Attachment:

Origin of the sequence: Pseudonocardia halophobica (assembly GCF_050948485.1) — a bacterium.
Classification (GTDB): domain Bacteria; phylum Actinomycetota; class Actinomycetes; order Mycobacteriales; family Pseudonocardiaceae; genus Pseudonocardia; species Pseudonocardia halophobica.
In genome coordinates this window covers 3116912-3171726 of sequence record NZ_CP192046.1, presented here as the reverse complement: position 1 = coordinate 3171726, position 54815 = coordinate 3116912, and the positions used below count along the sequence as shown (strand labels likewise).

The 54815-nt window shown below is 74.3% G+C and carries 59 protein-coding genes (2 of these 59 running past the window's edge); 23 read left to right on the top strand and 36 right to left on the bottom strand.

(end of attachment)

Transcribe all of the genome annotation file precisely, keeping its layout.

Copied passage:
Origin of the sequence: Pseudonocardia halophobica (assembly GCF_050948485.1) — a bacterium.
Classification (GTDB): domain Bacteria; phylum Actinomycetota; class Actinomycetes; order Mycobacteriales; family Pseudonocardiaceae; genus Pseudonocardia; species Pseudonocardia halophobica.
In genome coordinates this window covers 3116912-3171726 of sequence record NZ_CP192046.1, presented here as the reverse complement: position 1 = coordinate 3171726, position 54815 = coordinate 3116912, and the positions used below count along the sequence as shown (strand labels likewise).

The 54815-nt window shown below is 74.3% G+C and carries 59 protein-coding genes (2 of these 59 running past the window's edge); 23 read left to right on the top strand and 36 right to left on the bottom strand.